When we board a ship with thousands of people on it, we are inevitably putting a lot of trust into other human beings. Sticky hands, loud breathers, close talkers (shudder, shudder, the horror).
Will my fellow cruisers wash their hands so that I don't pick up a buffet bug and end up praying to the porcelain gods? Will they politely share the hot tub space so that it remains a relaxing, unwinding activity? Will they refrain from invading my personal bubble?
Just like sharing the road with nothing but a little yellow line between you and other speeding hunks of metal where myriad things can go wrong, getting on board a cruise ship seems to hold a lot of risk.
Fortunately, it is these very strangers and unknown circumstances that often end up making cruises so enjoyable.
Some of my favourite cruise holidays began with random guests sitting down to chat or striking up a conversation with a fascinating couple in the dining room. Quiz time and Bingo are particularly great activities to meet new friends.
We boarded Ovation of the Seas in China the same way we board every cruise ship, full of excitement and eager anticipation. Maybe even more so, the Ovation being a brand new ship offered an extra bit of magic to the experience. And the buzz of being in a foreign country brought it to the next level.
Sarah and I also tacked on another cruise following the naming ceremony to make the most of the trip over to China and to fully experience what the ship has to offer (two days is tough to get it all in, especially on a ship that size!).
The ship looked amazing. And it truly was. Definitely the most state-of the-art cruise ship I have ever been on and I'd recommend it to anyone.
However, the whole experience was not my favourite cruise. While I was excited to experience a regional cruise, I didn't realise what aspect of cruising I was giving up, or how much I truly valued that part of sailing the ocean blue.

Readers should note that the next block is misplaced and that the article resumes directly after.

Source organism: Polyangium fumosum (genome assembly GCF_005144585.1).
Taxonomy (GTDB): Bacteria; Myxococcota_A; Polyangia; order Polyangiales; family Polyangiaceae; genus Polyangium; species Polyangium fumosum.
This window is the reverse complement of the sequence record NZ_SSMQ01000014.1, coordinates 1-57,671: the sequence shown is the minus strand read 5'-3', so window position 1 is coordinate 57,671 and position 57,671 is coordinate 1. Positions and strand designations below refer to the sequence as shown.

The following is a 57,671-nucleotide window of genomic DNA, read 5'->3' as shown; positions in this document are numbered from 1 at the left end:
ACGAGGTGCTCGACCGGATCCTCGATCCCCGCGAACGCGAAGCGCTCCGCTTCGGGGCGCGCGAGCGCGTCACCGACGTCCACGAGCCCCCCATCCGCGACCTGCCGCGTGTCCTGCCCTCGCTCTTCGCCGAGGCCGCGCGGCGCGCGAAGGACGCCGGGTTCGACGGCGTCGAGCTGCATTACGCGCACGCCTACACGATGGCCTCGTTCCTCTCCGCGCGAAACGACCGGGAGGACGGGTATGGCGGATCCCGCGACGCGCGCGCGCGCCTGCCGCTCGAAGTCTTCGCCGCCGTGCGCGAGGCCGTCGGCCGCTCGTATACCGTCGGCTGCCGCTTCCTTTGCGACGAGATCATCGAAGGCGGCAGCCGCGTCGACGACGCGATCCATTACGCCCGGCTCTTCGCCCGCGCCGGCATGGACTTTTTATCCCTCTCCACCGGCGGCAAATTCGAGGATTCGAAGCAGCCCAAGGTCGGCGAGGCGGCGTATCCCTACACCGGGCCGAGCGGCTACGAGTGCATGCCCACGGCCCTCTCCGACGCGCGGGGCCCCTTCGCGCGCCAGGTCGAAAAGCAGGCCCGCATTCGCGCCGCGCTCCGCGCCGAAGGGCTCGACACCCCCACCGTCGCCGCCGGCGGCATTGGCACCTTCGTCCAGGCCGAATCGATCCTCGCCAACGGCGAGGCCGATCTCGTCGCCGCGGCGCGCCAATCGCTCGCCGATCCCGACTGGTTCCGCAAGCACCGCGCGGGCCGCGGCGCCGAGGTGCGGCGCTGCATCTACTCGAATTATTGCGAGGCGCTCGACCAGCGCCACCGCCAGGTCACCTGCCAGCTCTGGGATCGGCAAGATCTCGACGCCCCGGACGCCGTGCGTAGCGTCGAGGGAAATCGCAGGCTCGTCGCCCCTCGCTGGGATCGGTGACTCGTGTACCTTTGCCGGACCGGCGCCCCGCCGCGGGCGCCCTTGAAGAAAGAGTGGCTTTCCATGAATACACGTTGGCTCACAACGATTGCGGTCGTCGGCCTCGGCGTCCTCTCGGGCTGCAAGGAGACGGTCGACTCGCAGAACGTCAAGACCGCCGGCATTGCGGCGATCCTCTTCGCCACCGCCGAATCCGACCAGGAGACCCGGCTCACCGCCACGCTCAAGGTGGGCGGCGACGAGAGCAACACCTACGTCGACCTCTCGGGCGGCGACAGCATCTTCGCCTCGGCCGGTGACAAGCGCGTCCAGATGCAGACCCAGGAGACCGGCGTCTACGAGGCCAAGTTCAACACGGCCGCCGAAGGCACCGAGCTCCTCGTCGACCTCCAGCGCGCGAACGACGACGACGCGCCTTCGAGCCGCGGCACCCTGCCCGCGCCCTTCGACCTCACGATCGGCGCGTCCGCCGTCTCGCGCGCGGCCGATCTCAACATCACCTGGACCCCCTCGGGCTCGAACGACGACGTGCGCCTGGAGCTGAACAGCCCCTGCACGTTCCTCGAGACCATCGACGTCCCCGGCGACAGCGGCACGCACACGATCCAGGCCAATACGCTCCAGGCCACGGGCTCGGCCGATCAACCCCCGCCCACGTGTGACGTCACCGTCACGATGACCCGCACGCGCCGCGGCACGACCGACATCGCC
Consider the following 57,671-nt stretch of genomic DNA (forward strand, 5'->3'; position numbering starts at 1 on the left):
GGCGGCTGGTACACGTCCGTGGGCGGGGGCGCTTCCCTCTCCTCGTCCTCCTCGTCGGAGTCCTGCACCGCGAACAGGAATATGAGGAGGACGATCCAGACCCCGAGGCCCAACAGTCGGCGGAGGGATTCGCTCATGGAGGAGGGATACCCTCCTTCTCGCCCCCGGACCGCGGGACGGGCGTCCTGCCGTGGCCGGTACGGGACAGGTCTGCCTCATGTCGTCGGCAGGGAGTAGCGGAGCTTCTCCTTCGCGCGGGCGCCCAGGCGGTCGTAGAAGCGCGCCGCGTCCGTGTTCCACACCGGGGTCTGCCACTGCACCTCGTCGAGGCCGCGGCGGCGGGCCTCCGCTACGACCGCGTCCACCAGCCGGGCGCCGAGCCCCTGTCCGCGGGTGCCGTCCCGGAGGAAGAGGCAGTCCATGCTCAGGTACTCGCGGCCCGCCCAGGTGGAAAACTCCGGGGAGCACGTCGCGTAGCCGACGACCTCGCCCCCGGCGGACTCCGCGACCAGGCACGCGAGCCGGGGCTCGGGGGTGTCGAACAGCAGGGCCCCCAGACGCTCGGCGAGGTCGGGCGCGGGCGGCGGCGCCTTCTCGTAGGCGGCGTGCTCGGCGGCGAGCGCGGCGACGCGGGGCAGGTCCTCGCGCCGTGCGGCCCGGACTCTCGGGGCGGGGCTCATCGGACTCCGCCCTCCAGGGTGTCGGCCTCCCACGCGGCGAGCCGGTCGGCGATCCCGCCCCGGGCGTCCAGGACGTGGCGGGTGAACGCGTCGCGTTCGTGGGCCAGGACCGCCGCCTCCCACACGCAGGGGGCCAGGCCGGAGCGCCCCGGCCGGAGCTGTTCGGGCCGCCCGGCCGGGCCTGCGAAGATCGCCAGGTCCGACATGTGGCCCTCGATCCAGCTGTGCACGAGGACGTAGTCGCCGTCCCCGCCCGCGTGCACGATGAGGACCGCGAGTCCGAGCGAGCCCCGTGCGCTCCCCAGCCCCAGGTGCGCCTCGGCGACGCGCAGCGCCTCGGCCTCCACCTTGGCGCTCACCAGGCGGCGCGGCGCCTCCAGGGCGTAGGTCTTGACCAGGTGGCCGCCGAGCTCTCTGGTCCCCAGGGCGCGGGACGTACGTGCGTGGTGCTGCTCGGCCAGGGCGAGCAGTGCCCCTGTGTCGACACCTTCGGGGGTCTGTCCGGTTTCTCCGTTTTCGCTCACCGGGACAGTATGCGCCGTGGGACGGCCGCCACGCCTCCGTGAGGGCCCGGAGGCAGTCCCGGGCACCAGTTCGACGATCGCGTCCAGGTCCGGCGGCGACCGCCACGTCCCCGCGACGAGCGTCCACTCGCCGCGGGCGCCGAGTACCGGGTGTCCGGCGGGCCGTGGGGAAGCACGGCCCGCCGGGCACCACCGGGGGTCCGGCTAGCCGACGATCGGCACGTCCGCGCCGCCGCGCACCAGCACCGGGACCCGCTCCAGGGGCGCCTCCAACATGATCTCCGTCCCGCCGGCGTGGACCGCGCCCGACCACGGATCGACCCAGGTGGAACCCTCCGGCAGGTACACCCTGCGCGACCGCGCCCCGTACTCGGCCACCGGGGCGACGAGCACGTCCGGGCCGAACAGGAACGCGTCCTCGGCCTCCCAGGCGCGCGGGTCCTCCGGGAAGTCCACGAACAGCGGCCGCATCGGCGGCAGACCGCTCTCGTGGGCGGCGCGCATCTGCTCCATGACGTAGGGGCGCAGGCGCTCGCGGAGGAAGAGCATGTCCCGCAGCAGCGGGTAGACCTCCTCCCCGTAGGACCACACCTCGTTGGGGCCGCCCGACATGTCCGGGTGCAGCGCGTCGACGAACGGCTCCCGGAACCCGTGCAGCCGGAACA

So much of what happens on a cruise is impacted positively or negatively by getting on with your cruise mates. In this case, I couldn't communicate with the majority of our fellow cruise-goers because they spoke only Mandarin and the utilitarian amount I know doesn't make for the best conversations.
This is of course obvious and I knew that when I signed up but as mentioned, I didn't think it would matter on such a fabulously huge, new and amazing ship.
It was very interesting to see how the Chinese enjoyed their cruise but I couldn't really share in that experience to the extent that I wanted. The usual banter that you have with other guests wasn't there, so ironically I felt a bit lonely on a cruise ship with over 5000 people on board.
Some culture shock definitely came into play when we discovered that queuing (for the buffet, customs, disembarkation, etc) was a bit of a free for all.
And, due to my blonde hair (a novelty for many Chinese) some of the guests would stare at and/or take pictures of me. While I had spent some time in China before, I didn't really mentally prepare for what this would be like on a cruise ship.
Many of the guests were totally lovely and despite the language barrier, we shared a few laughs and pleasantries. However, the usual level of jovial banter was missing.
To guests who are thinking about taking a regional cruise, I would offer these pieces of advice:
- Consider to what extent cruising for you is about meeting new people and participating in activities.
- Consider how much about this culture you will be able to authentically experience whilst being on a cruise ship.
- Consider how flexible you are when things don't go to plan and there's a greater chance of miscommunications happening.
- Do your research and find out how long the cruise has been operating and seek advice about how everything works, prior to booking.
- Read reviews and ask your cruising peers to tell you about their experiences before booking.
All in all, my cruise in China was a learning experience for me. I'm so grateful I had a great cruise partner to share the laughs and the fun with, but I now know that mingling with new people is one of my most valued aspects of cruising, and hey, that doesn't cost a thing!
Does anyone else feel this way? Is it all about the people for you? Or maybe it's the ports? Or is it the ship? Which element do you look for on your quest to find a cheap cruise? Let us know in the comments below.